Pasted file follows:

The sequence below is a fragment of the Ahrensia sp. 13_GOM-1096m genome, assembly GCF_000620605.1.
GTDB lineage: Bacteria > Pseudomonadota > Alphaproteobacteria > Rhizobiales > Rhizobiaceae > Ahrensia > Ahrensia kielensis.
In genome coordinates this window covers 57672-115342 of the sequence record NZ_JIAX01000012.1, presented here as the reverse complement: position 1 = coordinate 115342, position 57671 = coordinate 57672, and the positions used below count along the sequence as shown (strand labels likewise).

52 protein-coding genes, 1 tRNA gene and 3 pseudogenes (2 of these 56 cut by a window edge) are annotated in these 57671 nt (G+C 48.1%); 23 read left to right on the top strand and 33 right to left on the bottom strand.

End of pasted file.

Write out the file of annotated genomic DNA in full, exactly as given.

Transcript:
The sequence below is a fragment of the Ahrensia sp. 13_GOM-1096m genome, assembly GCF_000620605.1.
GTDB lineage: Bacteria > Pseudomonadota > Alphaproteobacteria > Rhizobiales > Rhizobiaceae > Ahrensia > Ahrensia kielensis.
In genome coordinates this window covers 57672-115342 of the sequence record NZ_JIAX01000012.1, presented here as the reverse complement: position 1 = coordinate 115342, position 57671 = coordinate 57672, and the positions used below count along the sequence as shown (strand labels likewise).

52 protein-coding genes, 1 tRNA gene and 3 pseudogenes (2 of these 56 cut by a window edge) are annotated in these 57671 nt (G+C 48.1%); 23 read left to right on the top strand and 33 right to left on the bottom strand.